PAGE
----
Saturday, December 6, 2008

Indiana Appellate Opinions - For Publication and Not For Publication

I Think I need to publish a reminder about Not-For Publication cases. I touched on Not-For-Publication cases in Observations on Not-For-Publications opinions and on do-it-yourself appeals. I want to add some detail today.

After all, why if we can see them online are they called Not-For-Publication cases? Lawyers have something that trump dictionaries: court rules.

Indiana's Appellate Rule 65 defines what is a published case and what is a not-for-publication case:

A. Criteria for Publication. All Supreme Court opinions shall be published. A Court of Appeals opinion shall be published if the case:

(1) establishes, modifies, or clarifies a rule of law;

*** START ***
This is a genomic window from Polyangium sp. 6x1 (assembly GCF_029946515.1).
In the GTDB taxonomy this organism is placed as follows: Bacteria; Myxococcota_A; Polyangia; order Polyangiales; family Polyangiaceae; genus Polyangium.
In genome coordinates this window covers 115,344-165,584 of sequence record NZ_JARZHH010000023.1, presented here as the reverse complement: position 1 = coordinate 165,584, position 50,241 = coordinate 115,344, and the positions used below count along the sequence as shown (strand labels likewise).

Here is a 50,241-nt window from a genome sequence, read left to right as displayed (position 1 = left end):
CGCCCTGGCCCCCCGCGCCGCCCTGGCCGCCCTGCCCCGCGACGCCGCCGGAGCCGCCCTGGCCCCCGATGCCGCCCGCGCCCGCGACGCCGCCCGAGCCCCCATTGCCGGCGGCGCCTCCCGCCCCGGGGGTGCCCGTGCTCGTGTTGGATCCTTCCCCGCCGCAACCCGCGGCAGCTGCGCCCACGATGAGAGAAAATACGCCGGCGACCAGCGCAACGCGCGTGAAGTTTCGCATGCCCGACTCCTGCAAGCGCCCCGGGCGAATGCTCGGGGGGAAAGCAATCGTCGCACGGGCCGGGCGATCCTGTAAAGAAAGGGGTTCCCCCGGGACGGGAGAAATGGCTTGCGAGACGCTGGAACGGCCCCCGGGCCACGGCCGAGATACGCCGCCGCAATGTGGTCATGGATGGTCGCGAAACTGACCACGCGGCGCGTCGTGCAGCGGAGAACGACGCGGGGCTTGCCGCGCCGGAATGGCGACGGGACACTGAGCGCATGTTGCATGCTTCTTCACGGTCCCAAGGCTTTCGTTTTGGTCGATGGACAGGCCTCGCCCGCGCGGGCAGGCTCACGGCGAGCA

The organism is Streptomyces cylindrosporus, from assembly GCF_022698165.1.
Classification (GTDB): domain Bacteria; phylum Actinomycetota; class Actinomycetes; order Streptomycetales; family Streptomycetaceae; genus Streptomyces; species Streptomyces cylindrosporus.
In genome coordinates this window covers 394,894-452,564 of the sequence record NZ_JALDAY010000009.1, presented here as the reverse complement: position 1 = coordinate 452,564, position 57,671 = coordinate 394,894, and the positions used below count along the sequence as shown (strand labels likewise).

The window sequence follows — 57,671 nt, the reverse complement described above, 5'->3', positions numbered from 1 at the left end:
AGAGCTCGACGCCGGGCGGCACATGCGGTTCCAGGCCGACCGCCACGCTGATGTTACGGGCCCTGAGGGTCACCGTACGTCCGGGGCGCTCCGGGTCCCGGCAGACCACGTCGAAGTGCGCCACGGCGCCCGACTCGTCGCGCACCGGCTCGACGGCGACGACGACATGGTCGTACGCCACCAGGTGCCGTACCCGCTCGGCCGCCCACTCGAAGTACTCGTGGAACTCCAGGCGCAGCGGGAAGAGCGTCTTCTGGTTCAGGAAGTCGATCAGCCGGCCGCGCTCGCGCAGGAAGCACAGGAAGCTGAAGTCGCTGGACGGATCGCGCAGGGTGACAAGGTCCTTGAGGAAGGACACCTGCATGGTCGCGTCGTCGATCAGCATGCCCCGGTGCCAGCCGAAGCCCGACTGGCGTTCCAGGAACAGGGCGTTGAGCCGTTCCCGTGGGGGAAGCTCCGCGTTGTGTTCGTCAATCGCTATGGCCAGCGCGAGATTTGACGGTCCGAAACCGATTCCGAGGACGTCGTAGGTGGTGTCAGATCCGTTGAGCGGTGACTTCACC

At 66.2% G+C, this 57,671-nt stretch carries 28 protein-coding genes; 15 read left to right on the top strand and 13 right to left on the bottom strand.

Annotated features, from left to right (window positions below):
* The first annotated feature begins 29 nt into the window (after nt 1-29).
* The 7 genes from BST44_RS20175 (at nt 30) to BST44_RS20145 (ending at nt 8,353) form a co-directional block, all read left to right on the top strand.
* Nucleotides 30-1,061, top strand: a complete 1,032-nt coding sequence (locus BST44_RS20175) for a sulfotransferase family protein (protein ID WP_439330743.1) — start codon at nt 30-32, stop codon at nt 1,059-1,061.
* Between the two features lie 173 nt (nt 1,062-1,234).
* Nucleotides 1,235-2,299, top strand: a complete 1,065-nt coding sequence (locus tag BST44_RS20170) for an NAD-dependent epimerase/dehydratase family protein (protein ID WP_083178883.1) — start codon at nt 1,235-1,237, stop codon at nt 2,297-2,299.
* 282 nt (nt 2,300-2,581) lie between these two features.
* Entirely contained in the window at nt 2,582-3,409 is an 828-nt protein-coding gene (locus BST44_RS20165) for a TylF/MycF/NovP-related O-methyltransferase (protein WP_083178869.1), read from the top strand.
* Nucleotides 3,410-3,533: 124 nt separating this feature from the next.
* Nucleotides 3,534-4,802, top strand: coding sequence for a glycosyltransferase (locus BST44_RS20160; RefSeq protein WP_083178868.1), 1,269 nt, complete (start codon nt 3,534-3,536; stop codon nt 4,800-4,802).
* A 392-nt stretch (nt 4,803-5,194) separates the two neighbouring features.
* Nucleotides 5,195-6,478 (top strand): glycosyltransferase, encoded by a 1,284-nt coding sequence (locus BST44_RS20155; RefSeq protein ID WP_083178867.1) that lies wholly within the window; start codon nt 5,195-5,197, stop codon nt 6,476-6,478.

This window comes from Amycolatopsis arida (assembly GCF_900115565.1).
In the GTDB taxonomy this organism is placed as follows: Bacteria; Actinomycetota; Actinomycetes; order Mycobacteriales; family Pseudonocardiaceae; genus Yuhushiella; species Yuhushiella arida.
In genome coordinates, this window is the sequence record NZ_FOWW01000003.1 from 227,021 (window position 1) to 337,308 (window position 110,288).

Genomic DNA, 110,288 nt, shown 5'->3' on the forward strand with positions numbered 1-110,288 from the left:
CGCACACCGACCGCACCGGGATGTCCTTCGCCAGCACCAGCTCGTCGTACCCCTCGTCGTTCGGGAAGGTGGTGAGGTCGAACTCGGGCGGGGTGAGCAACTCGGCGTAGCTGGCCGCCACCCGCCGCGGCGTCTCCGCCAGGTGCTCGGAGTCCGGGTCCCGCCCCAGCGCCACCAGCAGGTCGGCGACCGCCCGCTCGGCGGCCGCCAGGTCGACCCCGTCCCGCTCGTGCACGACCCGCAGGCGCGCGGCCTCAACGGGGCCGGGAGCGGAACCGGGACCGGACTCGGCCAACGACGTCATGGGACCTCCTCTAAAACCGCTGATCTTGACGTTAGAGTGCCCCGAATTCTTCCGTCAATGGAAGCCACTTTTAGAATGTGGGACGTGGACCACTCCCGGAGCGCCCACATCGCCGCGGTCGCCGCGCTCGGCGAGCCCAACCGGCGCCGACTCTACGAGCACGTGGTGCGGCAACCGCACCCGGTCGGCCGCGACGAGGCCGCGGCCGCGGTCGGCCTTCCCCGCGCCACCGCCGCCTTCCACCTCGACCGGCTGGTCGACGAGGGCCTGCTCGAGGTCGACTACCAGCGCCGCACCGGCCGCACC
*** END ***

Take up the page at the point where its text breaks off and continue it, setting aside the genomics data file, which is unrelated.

(2) criticizes existing law; or

(3) involves a legal or factual issue of unique interest or substantial public importance.

Other Court of Appeals cases shall be decided by not-for-publication memorandum decision. A judge who dissents from a not-for-publication memorandum decision may designate the dissent for publication if one (1) of the criteria above is met.

The Rule also establishes the meaning of a not-for-publication case:

D. Precedential Value of Not-For-Publication Memorandum Decision. Unless later designated for publication, a not-for-publication memorandum decision shall not be regarded as precedent and shall not be cited to any court except by the parties to the case to establish res judicata, collateral estoppel, or law of the case.

What does this mean? It means you can look at it but it has no value as law. You can use it find cases that are law. I think that they may also have a value in showing how the law is applied to a set of facts, but that does depend on the case. I am finding more interesting reading in the NFP cases than I am finding in some of the for-publication cases.

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